Morissette Previews New Album At Los Angeles Show

By | May 31, 2001 at 12:00 AM

Alanis Morissette has returned to the jagged little sound that made her famous.

The Canadian singer debuted eight new songs during a show Friday night, providing a generous preview of her next album, which is sitting in limbo while she fights a contract dispute with Maverick Records.

Much of the new material harked back to the edgier pop-rock of Morissette’s 1995 smash, Jagged Little Pill, and steered away from the moody, Eastern-influenced sound of its follow-up, 1998’s Supposed Former Infatuation Junkie.

Accordingly, the two-hour performance – the first of two consecutive nights at Los Angeles’ El Rey Theatre – was almost entirely devoted to new songs and Jagged hits. Junkie tunes were hard to come by, with only the hit “Thank You” and “Sympathetic Character” making the cut.

Clad in a sleeveless peach shirt and a sheer slit skirt wrapped around black leather pants, the singer and her five-man band performed before a colorful backdrop picturing flowers and a yin-yang symbol, with the word “Artist” printed in the center. Morissette played guitar on most of the new songs, including the opening numbers “Unprodigal Daughter” and “21 Things I Want in a Lover.”

“Wow, we’re actually doing this,” she said early in the set. “These are new songs I wrote in the last six months. Thanks for letting us try them on for size.”

She then led the band into the chimey, flaring “Fear of Bliss,” featuring the line “Sometimes I feel this is too good to be true.”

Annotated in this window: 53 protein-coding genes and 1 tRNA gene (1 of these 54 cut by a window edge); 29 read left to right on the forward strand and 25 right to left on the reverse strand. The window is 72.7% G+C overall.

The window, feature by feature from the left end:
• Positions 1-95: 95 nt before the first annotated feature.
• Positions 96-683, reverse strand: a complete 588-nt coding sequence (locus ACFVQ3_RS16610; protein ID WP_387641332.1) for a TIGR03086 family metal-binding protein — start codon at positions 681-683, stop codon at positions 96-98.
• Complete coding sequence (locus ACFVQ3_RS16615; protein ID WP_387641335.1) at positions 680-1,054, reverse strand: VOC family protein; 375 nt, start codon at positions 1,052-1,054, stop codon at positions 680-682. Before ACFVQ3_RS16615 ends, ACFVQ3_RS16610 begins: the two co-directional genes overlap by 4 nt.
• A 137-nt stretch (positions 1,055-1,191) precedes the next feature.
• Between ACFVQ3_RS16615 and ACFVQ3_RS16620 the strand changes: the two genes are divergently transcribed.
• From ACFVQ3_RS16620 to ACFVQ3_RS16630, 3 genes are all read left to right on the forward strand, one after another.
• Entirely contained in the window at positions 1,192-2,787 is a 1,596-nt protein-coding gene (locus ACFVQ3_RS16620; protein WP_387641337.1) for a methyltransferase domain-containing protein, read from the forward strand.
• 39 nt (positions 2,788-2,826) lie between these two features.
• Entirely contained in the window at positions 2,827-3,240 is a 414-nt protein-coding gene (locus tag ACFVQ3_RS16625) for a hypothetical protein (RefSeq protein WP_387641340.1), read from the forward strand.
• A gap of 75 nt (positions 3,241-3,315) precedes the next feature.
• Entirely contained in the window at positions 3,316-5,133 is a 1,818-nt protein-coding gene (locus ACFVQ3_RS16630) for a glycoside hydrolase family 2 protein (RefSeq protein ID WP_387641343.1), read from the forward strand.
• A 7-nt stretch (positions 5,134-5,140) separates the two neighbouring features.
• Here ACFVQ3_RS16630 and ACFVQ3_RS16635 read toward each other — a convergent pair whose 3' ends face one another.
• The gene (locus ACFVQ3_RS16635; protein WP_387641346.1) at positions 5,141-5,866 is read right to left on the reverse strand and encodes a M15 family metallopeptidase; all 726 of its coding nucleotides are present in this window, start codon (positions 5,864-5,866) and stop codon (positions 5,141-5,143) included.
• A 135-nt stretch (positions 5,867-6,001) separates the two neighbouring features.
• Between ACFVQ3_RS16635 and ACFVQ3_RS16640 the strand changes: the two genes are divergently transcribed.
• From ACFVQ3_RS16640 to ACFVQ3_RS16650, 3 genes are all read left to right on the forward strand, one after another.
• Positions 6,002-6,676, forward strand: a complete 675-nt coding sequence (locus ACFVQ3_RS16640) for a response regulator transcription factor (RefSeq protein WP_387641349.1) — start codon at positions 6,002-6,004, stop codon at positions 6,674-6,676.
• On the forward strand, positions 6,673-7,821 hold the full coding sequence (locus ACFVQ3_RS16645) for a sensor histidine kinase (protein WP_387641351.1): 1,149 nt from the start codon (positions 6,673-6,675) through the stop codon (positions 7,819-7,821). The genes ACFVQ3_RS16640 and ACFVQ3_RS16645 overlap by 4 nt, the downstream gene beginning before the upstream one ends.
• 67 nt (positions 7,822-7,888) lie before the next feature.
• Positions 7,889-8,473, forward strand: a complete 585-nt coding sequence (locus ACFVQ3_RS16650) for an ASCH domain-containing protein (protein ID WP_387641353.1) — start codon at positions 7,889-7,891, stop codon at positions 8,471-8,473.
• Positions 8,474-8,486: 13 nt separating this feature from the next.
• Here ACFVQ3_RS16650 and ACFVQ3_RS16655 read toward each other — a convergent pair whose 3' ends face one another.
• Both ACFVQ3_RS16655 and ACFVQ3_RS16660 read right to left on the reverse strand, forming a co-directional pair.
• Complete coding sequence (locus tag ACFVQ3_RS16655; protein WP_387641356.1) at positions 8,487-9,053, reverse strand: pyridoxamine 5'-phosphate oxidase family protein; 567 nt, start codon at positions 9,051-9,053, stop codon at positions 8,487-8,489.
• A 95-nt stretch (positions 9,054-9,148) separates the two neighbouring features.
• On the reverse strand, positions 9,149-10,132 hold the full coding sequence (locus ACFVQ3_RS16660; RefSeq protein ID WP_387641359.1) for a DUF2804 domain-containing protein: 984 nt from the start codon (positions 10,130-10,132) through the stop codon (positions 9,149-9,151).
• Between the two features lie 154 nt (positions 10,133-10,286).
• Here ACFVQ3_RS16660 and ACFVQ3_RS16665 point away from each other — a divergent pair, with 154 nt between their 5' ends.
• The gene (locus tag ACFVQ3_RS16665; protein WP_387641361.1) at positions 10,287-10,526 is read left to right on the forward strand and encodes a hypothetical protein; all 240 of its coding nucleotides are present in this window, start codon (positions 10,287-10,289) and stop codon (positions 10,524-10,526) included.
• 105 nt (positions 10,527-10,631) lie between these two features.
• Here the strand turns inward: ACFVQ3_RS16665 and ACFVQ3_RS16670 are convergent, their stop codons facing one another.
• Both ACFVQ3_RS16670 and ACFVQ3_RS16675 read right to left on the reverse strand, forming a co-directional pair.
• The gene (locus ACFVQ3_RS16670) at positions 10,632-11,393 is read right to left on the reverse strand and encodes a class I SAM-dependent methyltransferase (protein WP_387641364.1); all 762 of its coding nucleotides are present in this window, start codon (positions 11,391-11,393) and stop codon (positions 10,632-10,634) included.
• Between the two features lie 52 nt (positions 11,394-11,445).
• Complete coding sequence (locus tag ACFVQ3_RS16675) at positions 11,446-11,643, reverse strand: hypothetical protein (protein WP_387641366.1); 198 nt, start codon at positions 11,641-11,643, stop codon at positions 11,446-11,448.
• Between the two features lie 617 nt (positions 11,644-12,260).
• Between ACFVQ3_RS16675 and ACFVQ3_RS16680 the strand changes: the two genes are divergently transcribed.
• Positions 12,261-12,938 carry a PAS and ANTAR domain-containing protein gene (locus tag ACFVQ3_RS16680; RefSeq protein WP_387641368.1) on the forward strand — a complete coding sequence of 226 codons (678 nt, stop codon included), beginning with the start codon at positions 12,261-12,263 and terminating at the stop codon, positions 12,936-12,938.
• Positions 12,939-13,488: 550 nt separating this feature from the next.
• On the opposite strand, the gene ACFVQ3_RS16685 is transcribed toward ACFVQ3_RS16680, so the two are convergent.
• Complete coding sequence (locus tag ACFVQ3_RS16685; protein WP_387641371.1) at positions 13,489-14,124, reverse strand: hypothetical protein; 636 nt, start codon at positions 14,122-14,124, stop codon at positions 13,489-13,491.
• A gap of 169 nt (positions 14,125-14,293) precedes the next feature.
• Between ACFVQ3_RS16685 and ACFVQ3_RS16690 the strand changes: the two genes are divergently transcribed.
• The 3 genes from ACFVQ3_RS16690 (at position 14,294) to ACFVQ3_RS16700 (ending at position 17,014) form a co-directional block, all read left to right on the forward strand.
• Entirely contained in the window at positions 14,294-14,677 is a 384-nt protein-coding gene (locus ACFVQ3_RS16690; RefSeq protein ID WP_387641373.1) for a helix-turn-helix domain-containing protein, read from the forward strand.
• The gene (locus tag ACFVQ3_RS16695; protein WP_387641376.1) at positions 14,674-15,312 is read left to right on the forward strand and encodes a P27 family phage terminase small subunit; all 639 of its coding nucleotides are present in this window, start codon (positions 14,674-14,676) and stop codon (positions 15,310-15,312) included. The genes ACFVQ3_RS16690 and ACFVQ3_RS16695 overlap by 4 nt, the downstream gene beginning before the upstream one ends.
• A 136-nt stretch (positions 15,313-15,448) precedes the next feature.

On the softer side of the new material was the ballad “Flinch,” for which Morissette played acoustic guitar. “What are you, my dad/ You touch me like you are my dad,” she sang. The lyrics, in typical Morissette fashion, featured slight variations of the same line throughout the song, with the singer substituting “kin” and “aunt” for “dad” in subsequent verses.

A couple of new songs recalled the confrontational angle that marked so much of Jagged, but traded the petulance of “You Oughta Know” for more reflective, mature sentiments. On the percussion-heavy “Bent 4 U,” Morissette sang, “A million times, a million ways, I feast on scraps from you.” On “Narcissist,” which featured spoken verses set against melodic choruses, she sang, “I try to help you, but you really don’t want me to.”

Both “Purgatorying” and “A Man” carried a moody feel, the latter opening with Morissette’s voice set against keyboards.

Though the crowd, which included Gwen Stefani and Gavin Rossdale, embraced the new material, Morissette effectively sprinkled her hits throughout the show to avoid chancing patience. Highlights came with the chilling rendition of “Uninvited” and the show-closing “Ironic.”

Several of the new songs have already turned up on Napster and elsewhere on the Net.

The next stop for Morissette is the Rock Am Ring festival in Nürburgring, Germany, on June 1.

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